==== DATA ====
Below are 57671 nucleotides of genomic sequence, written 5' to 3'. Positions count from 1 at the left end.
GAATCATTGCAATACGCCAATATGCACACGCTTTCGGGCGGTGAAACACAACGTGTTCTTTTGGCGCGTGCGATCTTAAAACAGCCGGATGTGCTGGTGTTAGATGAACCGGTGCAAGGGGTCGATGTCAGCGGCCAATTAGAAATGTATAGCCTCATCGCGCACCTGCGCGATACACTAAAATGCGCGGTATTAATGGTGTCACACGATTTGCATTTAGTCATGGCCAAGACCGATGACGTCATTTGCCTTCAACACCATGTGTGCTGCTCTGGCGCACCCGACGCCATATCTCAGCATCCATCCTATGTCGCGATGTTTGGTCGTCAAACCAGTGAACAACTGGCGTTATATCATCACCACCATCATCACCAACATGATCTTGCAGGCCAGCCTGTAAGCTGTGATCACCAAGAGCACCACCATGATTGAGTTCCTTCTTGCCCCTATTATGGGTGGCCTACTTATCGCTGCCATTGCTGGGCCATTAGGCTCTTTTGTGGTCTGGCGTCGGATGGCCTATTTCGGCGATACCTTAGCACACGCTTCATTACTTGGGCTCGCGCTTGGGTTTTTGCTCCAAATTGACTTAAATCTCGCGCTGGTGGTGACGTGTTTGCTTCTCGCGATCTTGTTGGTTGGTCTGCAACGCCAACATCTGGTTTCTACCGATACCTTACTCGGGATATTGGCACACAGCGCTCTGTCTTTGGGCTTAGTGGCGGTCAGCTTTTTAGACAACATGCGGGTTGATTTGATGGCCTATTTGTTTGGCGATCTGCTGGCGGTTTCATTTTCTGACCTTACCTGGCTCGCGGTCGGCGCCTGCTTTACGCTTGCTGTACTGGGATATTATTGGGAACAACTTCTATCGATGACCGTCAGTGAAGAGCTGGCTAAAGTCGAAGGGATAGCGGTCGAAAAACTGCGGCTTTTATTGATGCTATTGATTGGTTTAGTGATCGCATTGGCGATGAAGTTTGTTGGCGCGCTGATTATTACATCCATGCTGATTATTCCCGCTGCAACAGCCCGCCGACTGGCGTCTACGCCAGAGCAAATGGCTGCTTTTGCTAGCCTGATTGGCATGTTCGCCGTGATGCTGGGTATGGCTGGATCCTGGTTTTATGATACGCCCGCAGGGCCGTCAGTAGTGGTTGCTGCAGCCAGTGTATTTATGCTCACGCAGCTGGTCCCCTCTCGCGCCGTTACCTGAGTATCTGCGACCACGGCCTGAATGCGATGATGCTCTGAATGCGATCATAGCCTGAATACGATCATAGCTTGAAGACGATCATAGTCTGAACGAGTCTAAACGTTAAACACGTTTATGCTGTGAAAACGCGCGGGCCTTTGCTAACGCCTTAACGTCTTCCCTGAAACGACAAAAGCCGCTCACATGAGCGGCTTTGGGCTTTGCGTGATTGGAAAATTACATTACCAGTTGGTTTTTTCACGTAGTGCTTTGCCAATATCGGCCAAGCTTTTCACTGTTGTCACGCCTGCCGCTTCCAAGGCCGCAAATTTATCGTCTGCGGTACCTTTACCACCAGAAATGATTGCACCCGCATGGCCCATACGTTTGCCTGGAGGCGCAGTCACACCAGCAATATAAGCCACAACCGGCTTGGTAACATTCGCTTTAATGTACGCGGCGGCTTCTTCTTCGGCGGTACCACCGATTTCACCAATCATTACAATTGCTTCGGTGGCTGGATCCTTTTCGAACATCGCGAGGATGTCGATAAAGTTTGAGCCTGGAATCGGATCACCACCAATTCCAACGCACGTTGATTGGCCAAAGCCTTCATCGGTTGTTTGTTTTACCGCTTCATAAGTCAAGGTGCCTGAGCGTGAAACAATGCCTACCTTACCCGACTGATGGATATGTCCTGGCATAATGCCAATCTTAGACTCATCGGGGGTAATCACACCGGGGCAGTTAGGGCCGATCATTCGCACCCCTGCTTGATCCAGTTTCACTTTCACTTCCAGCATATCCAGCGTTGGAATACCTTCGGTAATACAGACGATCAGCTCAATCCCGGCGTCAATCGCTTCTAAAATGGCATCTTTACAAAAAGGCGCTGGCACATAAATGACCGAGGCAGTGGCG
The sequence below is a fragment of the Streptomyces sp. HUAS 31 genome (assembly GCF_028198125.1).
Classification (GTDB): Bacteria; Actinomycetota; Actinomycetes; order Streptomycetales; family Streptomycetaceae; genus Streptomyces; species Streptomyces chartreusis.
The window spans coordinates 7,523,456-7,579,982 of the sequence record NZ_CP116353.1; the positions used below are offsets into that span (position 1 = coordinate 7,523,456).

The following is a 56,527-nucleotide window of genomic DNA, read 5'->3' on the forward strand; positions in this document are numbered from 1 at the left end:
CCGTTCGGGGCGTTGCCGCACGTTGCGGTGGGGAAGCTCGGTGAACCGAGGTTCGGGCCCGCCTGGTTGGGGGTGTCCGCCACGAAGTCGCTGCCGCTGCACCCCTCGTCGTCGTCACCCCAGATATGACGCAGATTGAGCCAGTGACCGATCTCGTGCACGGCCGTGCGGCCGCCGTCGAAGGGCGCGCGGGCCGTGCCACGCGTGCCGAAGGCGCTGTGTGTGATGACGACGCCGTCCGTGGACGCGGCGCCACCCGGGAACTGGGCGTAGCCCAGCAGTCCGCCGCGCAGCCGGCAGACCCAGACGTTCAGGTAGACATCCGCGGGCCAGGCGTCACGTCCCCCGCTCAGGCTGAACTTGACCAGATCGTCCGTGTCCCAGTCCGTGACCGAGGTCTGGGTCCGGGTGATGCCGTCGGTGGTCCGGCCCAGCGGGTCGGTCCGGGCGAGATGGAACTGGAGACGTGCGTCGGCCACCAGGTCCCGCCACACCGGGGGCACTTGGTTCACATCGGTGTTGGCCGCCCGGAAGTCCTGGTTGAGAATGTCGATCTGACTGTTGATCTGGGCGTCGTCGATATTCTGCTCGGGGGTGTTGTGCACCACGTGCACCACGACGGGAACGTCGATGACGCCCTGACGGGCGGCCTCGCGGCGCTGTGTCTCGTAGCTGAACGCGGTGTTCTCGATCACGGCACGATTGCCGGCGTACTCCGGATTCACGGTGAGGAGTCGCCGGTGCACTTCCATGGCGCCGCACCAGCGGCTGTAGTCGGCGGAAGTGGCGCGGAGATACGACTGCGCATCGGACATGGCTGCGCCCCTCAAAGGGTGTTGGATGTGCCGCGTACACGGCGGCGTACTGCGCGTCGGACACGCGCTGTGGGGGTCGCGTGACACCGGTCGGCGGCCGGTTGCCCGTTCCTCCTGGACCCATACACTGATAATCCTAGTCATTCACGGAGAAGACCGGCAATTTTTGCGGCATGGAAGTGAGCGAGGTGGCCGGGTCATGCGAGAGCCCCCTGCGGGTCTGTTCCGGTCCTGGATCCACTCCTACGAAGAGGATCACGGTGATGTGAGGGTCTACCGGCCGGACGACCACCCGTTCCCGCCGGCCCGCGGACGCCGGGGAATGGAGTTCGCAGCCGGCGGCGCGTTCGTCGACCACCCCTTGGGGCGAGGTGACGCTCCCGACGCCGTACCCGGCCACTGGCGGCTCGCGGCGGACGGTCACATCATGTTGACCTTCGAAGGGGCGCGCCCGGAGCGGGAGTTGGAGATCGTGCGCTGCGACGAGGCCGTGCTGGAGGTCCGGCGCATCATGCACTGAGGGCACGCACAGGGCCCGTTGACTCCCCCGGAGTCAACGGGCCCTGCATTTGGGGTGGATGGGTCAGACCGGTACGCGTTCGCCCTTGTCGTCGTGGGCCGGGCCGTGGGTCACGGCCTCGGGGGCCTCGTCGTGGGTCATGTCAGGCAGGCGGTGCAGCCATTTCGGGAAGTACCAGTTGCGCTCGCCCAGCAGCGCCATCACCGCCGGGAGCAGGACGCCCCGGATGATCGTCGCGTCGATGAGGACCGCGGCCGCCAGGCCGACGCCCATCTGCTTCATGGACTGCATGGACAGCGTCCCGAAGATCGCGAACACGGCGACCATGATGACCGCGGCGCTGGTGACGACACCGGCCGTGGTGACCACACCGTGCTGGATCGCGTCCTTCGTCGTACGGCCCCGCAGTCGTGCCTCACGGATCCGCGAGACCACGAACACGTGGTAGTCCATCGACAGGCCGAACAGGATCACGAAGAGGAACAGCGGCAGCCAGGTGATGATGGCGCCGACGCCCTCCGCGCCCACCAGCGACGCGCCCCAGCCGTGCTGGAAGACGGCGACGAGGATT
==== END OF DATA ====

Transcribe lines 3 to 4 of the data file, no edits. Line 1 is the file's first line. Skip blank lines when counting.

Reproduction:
The sequence below is a fragment of the Streptomyces sp. HUAS 31 genome (assembly GCF_028198125.1).
Classification (GTDB): Bacteria; Actinomycetota; Actinomycetes; order Streptomycetales; family Streptomycetaceae; genus Streptomyces; species Streptomyces chartreusis.